Love and Science: A Memoir by Jan Vilcek; New York: Seven Stories Press, 2016 | 272 pp ($20.96; cloth). ISBN: 9781609806682

Jan Vilcek has given us a wonderful autobiographical book that illustrates the challenges, pain, but also the joys, of science. But it is far more than that—it is a social treatise about the difficulties of life under different autocratic regimes, from the Nazis through the Communists, and then the challenges and opportunities of immigration, of making a new life for oneself, based on hard work, and a bit of luck.

Love and Science is remarkably detailed about the personal travails of life under the Nazis, when Jan was put into a Catholic orphanage to give him, a Jewish child, a greater chance of survival. Fortunately, his parents also survived. There are entertaining stories about Jan's relationship with his wife Marica, starting from their courting days. Marica also did very well in the United States, becoming a respected curator at the Metropolitan Museum of Art.

A recurring theme in the book is of opportunities that were well taken, such as the choice to work on interferon, which at the time was a poorly studied and controversial molecule. This was a risky bet, but of course it paid off. Jan showed leadership at a young age, by organizing the first scientific conference devoted to interferon. At that conference, he met and impressed Alick Isaacs and Albert Sabin, both leaders in the field, which had a marked effect on his subsequent career. But most important was his seizing the opportunity to leave Bratislava and take his chances in the wider world. The story of Jan and Marica's escape makes an exciting tale. Jan's willingness to take risks and seize opportunities led him to accept a job offer at NYU, an independent post, rather than work in a subservient role with existing leaders in the field.

It is in the field of interferon research that Vilcek has made his most important scientific contributions, being a leader in the definition of the subtypes of interferon, then in their purification and helping in their cloning, and then using the pure recombinant products to elucidate their very complex biology.

The book also describes how interest in one potential anticancer mediator (interferon) led to work on another, TNF, and this led to a major contribution, with his laboratory making a very effective monoclonal antibody to TNF. This antibody was genetically engineered by John Ghrayeb at Centocor, and although the antibody was made to treat sepsis, at which it failed (as did several other antibodies), it subsequently found considerable use in the treatment of autoimmune diseases, first rheumatoid arthritis, then Crohn's disease, psoriasis, and ankylosing spondylitis. This work was led and performed by others, including myself, and now antibodies to TNF (or TNF fusion proteins) are the world's best-selling medicines.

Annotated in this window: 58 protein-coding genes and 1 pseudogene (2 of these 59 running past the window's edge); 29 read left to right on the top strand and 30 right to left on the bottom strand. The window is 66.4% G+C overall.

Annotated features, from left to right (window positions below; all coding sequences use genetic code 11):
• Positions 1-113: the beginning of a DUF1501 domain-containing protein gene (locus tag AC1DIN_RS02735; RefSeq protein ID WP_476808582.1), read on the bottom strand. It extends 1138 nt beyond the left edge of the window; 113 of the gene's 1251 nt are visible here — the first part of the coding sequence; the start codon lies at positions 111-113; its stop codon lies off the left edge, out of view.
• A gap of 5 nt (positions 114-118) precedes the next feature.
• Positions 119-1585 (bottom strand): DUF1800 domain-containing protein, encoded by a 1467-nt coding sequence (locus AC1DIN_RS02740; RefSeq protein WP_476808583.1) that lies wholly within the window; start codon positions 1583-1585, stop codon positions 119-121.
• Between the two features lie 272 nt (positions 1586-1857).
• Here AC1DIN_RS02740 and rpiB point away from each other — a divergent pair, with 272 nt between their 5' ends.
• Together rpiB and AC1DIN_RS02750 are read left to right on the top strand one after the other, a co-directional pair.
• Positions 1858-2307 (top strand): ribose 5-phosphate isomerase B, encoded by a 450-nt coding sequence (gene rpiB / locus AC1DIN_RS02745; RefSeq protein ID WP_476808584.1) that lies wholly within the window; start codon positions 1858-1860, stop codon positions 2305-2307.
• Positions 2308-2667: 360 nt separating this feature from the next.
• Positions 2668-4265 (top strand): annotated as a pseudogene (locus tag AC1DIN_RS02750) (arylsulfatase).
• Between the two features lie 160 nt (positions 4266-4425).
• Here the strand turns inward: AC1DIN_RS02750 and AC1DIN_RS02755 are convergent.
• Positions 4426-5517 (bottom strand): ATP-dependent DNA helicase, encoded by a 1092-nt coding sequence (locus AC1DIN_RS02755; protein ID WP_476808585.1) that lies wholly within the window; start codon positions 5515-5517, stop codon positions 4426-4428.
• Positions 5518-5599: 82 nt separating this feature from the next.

Vilcek had the good fortune of being so well rewarded financially for generating the antibody that he and his wife, Marica, could embark on another career, as philanthropists. Again, this has been a success, with the Vilceks’ initial donations being to research at NYU, his workplace of 50+ years. They made a gift of well over $100 million, one of the largest donations ever made by a faculty member anywhere. The Vilceks are also patrons of the arts and have built a very impressive collection of the work of American painters from the early 20th century, especially Stuart Davis and Marsden Hartley. This work has been documented in a fine book, Masterpieces of American Modernism: From the Vilcek Collection (by Lewis Kachur with an introduction by William C. Agee; London, UK: Merrell Publishers; 2013.)

A huge contribution of the Vilceks and their foundation has been to champion the value of immigrants to society, especially in the United States. Since 2006, the Vilcek Foundation has awarded annual prizes for immigrant biomedical scientists and also for leaders in the arts and humanities, in which a different cultural or artistic area is the focus each year. The prizes are awarded to top-tier scientists; for example, Joan Massague and Inder Verma were early recipients, and Dan Littman received the prize this year. The Vilcek Foundation also awards prizes for younger talented immigrant scientists and artists. Vilcek was a recipient of the National Medal of Technology and Innovation in 2013, given by the President of the United States in recognition of the importance of his contributions.

The Vilceks’ promotion of the value of immigration at a time when the general press and current political climate (“we will build a wall,” quoting the Republican party presidential candidate) is so anti-immigrant is invaluable, as so few are willing to make that case. This is especially true because these prizes highlight the numerous leading figures in the United States who are foreign born, which many do not realize.

I highly recommend this book as valuable holiday reading for young scientists. It provides insights into how challenging decisions need to be made for opportunities to be seized. But it also highlights the major importance of interpersonal relationships in science, how what you can achieve depends on much more than your intellect—it depends on your whole personality.